3. Mindfulness

What’s happening in my brain when I’m mindful?

Exactly how the brain works is still something of a mystery to scientists. We understand there are areas of the brain that are responsible for specific functions. The frontal lobe, for example, is where future planning takes place. We also know there are many connections between these areas. Despite having some knowledge, we’re still piecing together exactly how this produces thoughts and feelings.

Nevertheless, evidence has linked practising mindfulness to changes in many parts of the brain. Some research suggests that mindfulness can affect the production of chemicals that change our mood. Other evidence shows that connections between different regions of the brain change when we are mindful.

A changing brain

Scientists have used MRI scans to discover how the brain changes when people practise mindfulness, showing some fascinating results. Evidence suggests that particular areas of the brain may either shrink or grow in response to regular mindfulness practice. Here are a few examples.

  • Mindfulness and stress. Research shows that after practising mindfulness, the grey matter in your brain’s amygdala – a region known for its role in stress – can become smaller.
  • Mindfulness and creativity. The pre-frontal cortex is the area of your brain responsible for things like planning, problem solving, and controlling your emotions. The grey matter in this area can become thicker after practising mindfulness, showing increased activity in these areas of thought.
  • Mindfulness and memory. An area of the brain known as the hippocampus helps your memory and learning. This area can also become thicker after practising mindfulness.

Pain-busting

The examples above only focus on specific areas of the brain. In reality, the brain and body come together to act as a whole. They communicate and work together, occasionally in ways we don’t expect. How we experience pain can be greatly affected by mindfulness.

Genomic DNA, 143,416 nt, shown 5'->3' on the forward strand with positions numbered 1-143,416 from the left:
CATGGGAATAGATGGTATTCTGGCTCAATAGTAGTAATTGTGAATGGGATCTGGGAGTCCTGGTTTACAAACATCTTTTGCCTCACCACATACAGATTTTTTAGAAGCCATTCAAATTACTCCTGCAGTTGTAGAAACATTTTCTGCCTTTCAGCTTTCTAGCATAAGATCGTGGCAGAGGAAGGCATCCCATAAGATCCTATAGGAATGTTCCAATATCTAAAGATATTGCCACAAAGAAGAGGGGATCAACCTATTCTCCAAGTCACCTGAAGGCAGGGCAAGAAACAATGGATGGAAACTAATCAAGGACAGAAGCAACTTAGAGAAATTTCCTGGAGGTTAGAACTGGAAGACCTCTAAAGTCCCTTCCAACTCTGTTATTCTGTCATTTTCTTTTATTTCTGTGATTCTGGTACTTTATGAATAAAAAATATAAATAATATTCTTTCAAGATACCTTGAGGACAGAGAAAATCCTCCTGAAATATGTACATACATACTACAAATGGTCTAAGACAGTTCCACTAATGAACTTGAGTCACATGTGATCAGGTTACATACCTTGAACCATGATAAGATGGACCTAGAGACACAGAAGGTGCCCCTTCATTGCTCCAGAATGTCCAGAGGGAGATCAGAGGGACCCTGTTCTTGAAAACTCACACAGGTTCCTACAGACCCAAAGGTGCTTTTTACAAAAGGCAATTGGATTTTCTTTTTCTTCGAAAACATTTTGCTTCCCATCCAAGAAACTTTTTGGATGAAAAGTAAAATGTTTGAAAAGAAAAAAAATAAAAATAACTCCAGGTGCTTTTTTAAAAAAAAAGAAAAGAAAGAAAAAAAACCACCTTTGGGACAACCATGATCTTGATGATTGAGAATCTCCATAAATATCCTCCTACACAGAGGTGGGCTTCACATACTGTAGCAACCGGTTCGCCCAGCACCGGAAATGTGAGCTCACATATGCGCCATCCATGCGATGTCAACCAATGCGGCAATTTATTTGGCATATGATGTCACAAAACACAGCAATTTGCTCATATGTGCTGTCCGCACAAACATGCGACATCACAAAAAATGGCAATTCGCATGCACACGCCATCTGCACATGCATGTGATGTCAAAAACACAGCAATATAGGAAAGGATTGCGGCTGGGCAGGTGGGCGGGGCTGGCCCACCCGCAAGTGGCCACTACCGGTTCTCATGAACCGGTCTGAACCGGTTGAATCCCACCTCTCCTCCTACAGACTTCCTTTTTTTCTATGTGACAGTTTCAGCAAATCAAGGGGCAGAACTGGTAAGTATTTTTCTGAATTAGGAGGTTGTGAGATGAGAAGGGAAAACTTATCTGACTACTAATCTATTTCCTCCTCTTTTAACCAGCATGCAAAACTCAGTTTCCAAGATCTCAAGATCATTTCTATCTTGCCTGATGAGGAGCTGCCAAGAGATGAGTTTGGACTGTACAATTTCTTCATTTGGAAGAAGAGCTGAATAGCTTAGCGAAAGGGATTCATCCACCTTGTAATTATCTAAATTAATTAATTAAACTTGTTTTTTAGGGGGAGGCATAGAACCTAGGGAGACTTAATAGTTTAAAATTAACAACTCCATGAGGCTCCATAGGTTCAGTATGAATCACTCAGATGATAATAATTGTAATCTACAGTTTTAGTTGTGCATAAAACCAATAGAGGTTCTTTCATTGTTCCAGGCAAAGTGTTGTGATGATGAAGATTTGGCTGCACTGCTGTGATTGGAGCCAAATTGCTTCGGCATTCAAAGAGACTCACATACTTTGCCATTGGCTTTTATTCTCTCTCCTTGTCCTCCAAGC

There is a very strong link between how much pain we feel and our memories of pain. When we feel pain, we create a memory of it. The next time we feel the same pain, our memories of the pain can make it feel worse.

One study found that mindfulness experts reported feeling less pain than people who didn’t practise mindfulness. Interestingly, in these people the areas of the brain that are associated with pain didn’t shrink. Instead, the areas of the brain associated with emotion and memory were less active. It seems that mindfulness may have reduced the connectivity between these two areas of the brain. By not drawing on past memories of pain, the experts were able to feel less pain.

This small example shows us just how complicated the brain can be! In fact, the brain works in far more elaborate ways than this. As we increasingly understand how it works, we can understand how mindfulness affects the brain.

The future

As research continues, we are realising that there are very real changes happening in the brain due to mindfulness. Some of these are simple and others can be complicated and unexpected. From the evidence we can be sure that mindfulness really is helping us change our minds for the better.